Nutrition and Mental Health: The Relationship

The nervous system is a determinant of an individual’s mental capacity. The provision of adequate nutrients required for its development is vital in ensuring the optimal mental state of the newborn. 

As of the World Health Organization, mental health refers to the state of mental well-being that facilitates coping with life stresses, the realization of abilities, learning, working well and productivity in communities. Conditions of concern in mental health span from mental disorders to psychosocial disabilities to those beyond these abnormalities. Aspects of mental health have impacts on individuals’ nutrition status as well as vice versa.

Mental health is capacitated way before people are viable. This leaves the task of provision of adequate nutrition to the pregnant mother. During antenatal visits, pregnant mothers are provided with folate supplements. They are also encouraged to consume foods rich in folic acid. Foods rich in folic acid include green leafy vegetables (sukuma wiki, spinach, lettuce, amaranthus and cabbage), cereals (maize, millet, sorghum, maize) and fruits (oranges, lime, lemon and tangerine). Folate is an important nutrient in the development of the nervous system. The nervous system is a determinant of an individual’s mental capacity. The provision of adequate nutrients required for its development is vital in ensuring the optimal mental state of the newborn.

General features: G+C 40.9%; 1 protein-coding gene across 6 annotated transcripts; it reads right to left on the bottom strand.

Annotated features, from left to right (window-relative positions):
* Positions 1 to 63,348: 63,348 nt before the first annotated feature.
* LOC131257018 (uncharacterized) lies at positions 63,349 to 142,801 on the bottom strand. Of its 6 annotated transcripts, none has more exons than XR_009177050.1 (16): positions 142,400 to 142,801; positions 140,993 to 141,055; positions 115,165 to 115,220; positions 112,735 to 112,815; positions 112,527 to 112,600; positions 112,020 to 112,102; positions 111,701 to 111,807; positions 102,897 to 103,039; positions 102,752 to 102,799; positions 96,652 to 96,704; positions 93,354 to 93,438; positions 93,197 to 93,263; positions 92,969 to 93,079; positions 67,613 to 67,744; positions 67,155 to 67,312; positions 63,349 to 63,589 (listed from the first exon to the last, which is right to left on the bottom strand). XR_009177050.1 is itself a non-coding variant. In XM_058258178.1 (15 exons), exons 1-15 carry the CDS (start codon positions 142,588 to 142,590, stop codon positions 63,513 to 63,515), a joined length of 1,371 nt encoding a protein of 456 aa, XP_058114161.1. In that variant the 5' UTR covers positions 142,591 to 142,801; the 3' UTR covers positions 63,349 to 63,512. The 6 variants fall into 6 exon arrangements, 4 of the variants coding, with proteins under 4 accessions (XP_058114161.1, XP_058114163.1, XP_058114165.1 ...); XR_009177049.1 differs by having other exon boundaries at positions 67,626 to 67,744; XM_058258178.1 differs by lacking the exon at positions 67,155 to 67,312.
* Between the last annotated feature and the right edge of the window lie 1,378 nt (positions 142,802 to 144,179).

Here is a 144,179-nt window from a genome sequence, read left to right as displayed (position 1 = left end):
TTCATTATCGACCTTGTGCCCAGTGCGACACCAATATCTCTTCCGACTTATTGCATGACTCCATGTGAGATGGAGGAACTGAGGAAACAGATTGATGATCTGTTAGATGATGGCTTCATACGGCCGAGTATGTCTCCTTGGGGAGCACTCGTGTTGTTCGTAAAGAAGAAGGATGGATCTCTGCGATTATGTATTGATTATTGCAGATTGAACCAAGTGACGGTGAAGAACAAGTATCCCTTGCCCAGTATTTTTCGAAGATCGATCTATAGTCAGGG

Inadequacies in the consumption of folate-rich sources increase the risk of spina bifida and anencephaly. These are neural tube defects of the spinal cord and brain respectively. Unless dealt with urgently, such conditions compromise the mental abilities of the victims. Iron and Vitamin B12 are other micronutrients that several studies have considered important in the development of the nervous system. The macronutrients carbohydrates, proteins and fats/oils are also important in the optimal development of the nervous system. This is based on their role in structural development.

The role of oils can never be underestimated in the brain development and maintenance of the infants, school-going children and adolescents. Omega-3 fatty acids are very important in this role. These are mainly obtained from fishes such as tilapia, Nile perch and catfish predominant in Uganda today. Ensuring optimal consumption of these nutrients is important in elevated cognition.

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Despite the advocacy to for adequate dietary consumption, this never exists in a wide range of the homesteads of countrymen and women. Wherever nutritionists seek their niche, they should look forward to sensitization of the masses on the quality consumption of foods for their well-being. Many studies allude to the fact that the consumption of food in amounts and quality that meet the body’s nutritional needs is enough to maintain an optimal mental status.